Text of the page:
Microsoft Outlook, Teams, and Office increased active users and retention with large screens

Microsoft empowers people and organizations to work, learn, organize, connect, and create through their leading Microsoft 365 apps. To achieve that, Microsoft knows it’s essential to provide an optimal productivity experience for their customers across all devices they use. With the usage of tablets and foldables exploding for productivity apps, Microsoft has been investing in improving the experiences for the Outlook, Teams, and Office apps to give their users a more desktop-like experience on the go.

Teams has a fair share of users on tablets and foldables, and not having optimized experiences for larger form factors was something customers complained about.

Richa Srivastava, Senior Program Manager, Microsoft

What they did

Multi-window mode usage has taken off on large screen devices, and companies such as Microsoft have taken advantage of the additional real estate of large screens to provide better experiences for their users. Microsoft made the Outlook, Teams, and Office apps shine on foldables and tablets by optimizing their layouts and incorporating multi-window and multi-instance capabilities.

Optimized layouts for large screens

Microsoft started by optimizing their layouts to better fit the large screen, such as using the list-detail layout for viewing a list of emails next to an expanded email in Outlook. While on a foldable or a tablet, the two views are displayed side by side, or in dual-pane mode, separated by a vertical divider. Users can now easily go through and triage their inbox and calendar without having to switch between inbox and conversation views.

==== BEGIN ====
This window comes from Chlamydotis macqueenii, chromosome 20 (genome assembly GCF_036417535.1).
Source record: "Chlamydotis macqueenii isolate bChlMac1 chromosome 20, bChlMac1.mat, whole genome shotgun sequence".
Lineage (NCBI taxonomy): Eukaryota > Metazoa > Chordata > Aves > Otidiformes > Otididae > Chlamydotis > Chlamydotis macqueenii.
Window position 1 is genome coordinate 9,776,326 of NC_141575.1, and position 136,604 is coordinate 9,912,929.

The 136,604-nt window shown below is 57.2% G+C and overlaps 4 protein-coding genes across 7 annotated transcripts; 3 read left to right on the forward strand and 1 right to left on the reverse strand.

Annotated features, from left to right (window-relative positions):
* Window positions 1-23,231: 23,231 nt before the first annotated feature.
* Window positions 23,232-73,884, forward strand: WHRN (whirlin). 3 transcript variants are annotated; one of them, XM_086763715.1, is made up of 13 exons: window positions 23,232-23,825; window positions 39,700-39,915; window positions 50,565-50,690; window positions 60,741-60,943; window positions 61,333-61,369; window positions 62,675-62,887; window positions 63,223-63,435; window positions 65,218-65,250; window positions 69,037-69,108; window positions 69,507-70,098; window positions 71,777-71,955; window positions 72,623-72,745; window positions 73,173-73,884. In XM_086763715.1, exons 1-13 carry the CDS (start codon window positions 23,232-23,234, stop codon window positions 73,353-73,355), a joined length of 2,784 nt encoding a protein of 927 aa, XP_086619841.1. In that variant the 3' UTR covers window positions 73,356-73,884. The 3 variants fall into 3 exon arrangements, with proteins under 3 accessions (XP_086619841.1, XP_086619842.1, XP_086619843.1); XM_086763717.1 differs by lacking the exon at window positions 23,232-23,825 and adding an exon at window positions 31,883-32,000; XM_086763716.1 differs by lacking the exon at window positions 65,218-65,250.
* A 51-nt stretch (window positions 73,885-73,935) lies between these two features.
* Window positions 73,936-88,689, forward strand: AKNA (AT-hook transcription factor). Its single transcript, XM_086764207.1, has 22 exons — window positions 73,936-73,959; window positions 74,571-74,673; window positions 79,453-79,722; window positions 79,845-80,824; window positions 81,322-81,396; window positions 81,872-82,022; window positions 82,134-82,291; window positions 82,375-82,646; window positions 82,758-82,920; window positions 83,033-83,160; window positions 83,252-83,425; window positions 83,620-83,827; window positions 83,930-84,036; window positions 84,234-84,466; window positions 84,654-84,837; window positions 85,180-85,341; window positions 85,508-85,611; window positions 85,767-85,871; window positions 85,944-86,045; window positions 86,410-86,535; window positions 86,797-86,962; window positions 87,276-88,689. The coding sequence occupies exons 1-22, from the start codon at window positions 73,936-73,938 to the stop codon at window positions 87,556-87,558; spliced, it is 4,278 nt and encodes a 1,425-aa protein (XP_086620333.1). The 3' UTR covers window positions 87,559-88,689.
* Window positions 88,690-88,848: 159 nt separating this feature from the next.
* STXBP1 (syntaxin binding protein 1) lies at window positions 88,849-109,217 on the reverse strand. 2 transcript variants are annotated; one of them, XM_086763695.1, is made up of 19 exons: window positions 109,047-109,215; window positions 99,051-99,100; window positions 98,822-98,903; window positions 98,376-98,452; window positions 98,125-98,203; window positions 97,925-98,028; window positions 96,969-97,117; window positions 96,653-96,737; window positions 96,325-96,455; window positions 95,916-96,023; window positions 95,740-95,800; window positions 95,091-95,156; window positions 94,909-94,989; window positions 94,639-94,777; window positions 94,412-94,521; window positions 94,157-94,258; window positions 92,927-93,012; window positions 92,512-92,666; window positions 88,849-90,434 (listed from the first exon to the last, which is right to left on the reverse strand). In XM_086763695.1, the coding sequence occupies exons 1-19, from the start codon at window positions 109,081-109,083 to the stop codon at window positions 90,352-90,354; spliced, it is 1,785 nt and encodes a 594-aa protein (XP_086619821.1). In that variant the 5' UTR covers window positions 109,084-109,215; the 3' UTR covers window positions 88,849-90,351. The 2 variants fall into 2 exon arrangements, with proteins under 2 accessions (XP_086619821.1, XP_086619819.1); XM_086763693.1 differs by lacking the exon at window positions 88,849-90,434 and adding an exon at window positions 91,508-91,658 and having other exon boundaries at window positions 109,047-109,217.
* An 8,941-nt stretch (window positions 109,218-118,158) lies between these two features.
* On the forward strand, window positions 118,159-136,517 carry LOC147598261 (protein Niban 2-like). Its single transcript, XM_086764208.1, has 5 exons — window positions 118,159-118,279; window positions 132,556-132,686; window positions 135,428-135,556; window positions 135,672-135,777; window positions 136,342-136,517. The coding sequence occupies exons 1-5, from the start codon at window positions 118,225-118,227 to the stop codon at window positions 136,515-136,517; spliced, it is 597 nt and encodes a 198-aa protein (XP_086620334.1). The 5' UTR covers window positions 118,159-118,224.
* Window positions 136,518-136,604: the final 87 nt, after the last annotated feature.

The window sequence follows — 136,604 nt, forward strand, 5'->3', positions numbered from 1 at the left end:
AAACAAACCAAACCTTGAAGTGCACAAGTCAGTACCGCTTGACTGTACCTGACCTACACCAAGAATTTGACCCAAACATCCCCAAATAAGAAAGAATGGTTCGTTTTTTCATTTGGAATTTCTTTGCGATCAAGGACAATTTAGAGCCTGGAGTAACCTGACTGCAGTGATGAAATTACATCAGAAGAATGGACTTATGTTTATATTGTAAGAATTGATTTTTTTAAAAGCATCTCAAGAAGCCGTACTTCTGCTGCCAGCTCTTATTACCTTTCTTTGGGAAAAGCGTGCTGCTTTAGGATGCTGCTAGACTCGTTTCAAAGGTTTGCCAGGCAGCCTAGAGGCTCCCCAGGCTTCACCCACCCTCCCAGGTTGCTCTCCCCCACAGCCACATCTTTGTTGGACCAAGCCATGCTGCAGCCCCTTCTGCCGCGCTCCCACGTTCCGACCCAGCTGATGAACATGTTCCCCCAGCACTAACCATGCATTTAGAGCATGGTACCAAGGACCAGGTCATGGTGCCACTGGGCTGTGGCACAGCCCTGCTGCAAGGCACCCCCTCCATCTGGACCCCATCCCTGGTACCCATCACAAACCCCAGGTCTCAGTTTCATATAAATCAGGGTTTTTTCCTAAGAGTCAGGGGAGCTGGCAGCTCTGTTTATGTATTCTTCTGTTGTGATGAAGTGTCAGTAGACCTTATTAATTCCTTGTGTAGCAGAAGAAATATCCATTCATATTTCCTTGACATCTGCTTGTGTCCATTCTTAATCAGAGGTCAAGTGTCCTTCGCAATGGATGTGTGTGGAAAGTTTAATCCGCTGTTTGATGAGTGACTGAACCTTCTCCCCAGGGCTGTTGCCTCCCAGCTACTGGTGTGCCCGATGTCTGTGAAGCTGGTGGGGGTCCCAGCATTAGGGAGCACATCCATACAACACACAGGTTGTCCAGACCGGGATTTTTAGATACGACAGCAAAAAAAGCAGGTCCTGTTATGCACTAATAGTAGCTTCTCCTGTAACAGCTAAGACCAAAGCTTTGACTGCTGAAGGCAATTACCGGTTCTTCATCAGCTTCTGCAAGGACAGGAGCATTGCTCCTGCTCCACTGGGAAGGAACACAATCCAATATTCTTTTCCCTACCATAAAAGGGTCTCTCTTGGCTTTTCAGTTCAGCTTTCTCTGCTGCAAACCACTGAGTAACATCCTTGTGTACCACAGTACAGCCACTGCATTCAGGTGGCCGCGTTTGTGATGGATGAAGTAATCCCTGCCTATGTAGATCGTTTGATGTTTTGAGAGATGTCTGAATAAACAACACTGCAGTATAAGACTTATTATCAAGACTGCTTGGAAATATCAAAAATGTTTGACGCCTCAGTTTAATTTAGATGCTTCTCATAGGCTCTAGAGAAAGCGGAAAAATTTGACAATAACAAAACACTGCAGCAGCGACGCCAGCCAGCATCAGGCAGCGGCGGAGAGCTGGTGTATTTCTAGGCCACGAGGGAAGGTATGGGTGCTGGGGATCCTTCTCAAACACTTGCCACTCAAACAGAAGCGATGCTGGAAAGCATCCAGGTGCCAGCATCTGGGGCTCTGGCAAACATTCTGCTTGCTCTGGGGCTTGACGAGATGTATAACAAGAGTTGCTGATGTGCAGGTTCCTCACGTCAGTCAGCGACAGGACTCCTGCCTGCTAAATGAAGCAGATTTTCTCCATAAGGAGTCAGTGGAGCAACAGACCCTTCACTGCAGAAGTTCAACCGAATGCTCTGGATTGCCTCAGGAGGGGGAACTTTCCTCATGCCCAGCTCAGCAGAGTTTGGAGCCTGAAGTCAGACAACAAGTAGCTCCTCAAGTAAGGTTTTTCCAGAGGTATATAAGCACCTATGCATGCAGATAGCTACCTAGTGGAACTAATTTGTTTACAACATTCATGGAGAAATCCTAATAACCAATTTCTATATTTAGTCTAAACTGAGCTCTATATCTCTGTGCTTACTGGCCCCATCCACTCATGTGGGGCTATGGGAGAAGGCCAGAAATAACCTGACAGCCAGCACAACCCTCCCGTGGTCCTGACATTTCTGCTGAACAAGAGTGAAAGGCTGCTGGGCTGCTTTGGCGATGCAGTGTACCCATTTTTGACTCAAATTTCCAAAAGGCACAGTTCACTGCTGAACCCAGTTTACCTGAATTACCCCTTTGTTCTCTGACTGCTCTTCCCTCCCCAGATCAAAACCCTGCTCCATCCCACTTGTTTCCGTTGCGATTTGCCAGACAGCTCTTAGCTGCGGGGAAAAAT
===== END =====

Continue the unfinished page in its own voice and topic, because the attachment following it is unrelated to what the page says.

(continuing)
For the Teams app, they spanned the list-detail layout for when the device is in landscape orientation. This enabled their users to access their content, chats, and files faster and in a more efficient manner when on large screen devices.

For Office, they also created unique dual-screen experiences based on the document type to enable their users to take advantage of the real estate, such as a reading mode for Word, a list-detail layout for PowerPoint, and an extended canvas for Excel.

Support for multitasking

While the team improved individual app experiences, they also invested in ensuring the apps work well together. Across Teams, Outlook, and Office, Microsoft implemented multitasking features. They made sure the UI was fully resizable so that the apps could seamlessly be transitioned into split-screen or multi-window mode. This helped pair productivity use cases like having a chat open while also working on a document.

Then the apps added functionality to help users be more productive in multi-window mode, like drag and drop—enabling drag and drop for text, files, and messages between apps, messages, and events.

Lastly, the Office team added multi-instance support which allows users to have multiple instances of the same app side by side, which is useful when viewing two documents simultaneously. The multi-window mode helps in optimized creation with lighter edits and consumption. For Outlook, they also implemented multi-instance, enabling use cases such as composing an email while also reading another message.

For Teams, users can simply switch from one chat to another and have meetings that are more efficient.

Given the legacy of the Microsoft apps along with being a large company, implementing the multi-window experience was a one-month project, while implementing multi-instance took the team two months to complete. The improved experiences and the positive customer reactions were better than the teams had hoped for!


Through their efforts, Microsoft has enabled users to be more efficient and productive on large screen devices. These investments led to increased active users and retention, and positive customer feedback. With the success they've seen for these apps, the Microsoft team will be continuing to evolve the user experience for all screens.

Get started

Learn more about how you can get started with optimizing your app for large screens, and learn more about large screen app quality.